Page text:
As a younger worker, Danto Silverman brings a fresh perspective to her family's business, and hopes her technology experience can provide a new take on furniture, which will be essential as their store goes up against the booming trend of online retailers. But she has had issues with her ideas being accepted. "I know one day they'll come around," she says.
Her efforts appear to be paying off — Irwin Danto recently traveled to Las Vegas to receive the Home Furnishings Association award for Retailer of the Year.
Transitioning smoothly from one generation to the next is an issue many family-owned businesses face, says Camille Walker Banks, executive director of the Goldman Sachs entrepreneur program 10,000 Small Businesses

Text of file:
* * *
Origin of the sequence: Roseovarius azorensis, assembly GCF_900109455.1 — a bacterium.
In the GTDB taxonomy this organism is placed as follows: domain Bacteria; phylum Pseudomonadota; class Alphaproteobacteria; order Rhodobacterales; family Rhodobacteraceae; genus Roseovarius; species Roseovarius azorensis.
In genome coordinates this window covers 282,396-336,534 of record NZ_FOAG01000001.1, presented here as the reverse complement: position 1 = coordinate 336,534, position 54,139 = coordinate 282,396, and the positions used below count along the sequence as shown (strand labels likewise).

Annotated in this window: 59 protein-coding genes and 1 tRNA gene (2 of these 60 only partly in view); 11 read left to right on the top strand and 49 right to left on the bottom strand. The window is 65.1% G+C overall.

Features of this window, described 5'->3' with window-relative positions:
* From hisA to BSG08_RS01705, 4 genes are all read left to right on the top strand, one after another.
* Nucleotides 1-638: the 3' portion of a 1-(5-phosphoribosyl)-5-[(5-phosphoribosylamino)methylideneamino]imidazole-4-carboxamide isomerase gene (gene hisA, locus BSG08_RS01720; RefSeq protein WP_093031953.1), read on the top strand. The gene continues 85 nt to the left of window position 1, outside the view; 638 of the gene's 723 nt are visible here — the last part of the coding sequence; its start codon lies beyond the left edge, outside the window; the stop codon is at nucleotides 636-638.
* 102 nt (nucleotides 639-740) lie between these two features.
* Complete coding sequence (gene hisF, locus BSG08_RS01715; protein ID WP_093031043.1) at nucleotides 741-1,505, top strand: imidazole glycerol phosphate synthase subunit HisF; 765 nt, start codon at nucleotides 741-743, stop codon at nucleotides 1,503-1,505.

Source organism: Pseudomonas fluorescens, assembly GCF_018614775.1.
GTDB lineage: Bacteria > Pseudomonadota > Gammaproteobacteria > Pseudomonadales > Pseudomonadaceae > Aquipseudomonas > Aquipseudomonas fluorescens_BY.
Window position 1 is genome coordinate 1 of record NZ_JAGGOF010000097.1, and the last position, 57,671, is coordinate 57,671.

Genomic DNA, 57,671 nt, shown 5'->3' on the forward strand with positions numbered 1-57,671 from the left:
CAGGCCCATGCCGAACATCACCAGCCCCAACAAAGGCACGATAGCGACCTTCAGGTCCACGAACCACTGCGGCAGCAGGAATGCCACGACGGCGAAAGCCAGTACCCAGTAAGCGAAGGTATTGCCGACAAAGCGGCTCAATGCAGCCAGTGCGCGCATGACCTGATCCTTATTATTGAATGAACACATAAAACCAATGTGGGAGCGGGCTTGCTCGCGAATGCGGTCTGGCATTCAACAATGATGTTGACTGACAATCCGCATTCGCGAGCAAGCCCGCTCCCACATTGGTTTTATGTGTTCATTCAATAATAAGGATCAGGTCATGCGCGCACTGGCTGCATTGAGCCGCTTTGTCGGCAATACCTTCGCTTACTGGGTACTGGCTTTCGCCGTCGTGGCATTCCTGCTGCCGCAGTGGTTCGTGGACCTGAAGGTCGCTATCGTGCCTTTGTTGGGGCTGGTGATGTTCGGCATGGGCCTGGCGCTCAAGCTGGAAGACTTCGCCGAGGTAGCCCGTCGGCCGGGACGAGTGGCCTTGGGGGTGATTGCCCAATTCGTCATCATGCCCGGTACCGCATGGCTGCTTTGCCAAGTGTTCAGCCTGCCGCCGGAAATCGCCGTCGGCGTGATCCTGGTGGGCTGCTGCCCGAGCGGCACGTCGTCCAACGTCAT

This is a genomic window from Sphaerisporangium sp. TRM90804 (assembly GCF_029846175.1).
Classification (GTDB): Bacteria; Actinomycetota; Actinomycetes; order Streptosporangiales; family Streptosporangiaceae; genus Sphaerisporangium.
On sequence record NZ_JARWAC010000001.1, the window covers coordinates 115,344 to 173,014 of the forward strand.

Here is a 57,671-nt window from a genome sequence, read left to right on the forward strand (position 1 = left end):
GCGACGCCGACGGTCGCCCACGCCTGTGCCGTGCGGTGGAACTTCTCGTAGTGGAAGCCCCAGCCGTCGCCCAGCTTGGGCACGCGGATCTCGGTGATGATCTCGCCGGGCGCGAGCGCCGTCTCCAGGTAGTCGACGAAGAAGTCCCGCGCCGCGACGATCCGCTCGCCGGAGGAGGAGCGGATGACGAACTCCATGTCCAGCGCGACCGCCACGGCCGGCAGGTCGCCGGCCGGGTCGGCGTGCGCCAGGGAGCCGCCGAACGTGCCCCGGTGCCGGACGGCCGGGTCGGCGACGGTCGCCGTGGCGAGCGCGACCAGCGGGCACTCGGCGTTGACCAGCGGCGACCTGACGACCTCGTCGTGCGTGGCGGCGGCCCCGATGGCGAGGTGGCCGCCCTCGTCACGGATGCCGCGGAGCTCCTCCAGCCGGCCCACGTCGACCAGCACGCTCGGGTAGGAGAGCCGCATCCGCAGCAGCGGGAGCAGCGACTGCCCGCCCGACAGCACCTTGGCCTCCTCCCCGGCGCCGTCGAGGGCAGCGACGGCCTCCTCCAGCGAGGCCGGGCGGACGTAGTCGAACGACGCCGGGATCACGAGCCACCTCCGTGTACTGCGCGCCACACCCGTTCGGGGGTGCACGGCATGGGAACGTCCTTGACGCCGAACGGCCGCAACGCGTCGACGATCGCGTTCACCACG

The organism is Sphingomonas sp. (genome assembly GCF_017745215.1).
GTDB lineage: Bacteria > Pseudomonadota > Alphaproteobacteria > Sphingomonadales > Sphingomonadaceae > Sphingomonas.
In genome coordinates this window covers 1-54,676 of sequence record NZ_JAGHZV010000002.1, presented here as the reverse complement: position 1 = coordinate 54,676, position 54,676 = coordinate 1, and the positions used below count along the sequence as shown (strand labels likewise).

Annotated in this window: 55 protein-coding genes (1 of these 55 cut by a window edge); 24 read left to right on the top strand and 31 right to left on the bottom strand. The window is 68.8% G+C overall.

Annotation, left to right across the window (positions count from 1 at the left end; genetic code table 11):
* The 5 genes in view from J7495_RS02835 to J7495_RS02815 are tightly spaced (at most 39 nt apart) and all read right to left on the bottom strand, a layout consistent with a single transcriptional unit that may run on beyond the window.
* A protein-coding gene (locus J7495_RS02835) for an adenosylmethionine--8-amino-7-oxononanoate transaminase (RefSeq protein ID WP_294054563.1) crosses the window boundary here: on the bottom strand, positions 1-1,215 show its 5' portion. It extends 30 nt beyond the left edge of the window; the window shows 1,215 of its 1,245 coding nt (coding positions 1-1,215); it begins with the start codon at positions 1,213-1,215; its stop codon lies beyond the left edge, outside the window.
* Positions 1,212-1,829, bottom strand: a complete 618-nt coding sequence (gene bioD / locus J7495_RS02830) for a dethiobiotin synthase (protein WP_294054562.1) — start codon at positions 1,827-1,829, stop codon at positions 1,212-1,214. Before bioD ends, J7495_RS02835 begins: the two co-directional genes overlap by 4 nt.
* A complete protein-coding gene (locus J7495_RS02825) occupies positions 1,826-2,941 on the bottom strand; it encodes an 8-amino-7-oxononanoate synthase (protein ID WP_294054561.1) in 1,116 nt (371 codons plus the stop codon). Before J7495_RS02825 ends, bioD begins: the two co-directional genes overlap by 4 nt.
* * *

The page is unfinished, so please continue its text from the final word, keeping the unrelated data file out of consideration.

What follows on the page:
(10KSB). The program works with the "heir apparent" in family businesses to implement strategies that help with the transition, but Walker Banks says there's sometimes a reluctance to hand over the reigns.
She worked with Danto Silverman on the 10KSB program and says her training and experience will be an asset to the furniture store. "She's going to know what's hot out here, what's new. She's going to know the technology that's available," Walter Banks says.
If Danto Silverman has her way, being a smaller, family-owned business won't be a disadvantage for Danto Furniture in a digital era. The store recently introduced a mobile app called Showroom Technologies, which provides an interactive digital catalog to show pieces in room simulations. "It's exciting," she says. "We've been getting a lot of press and eyes on our store."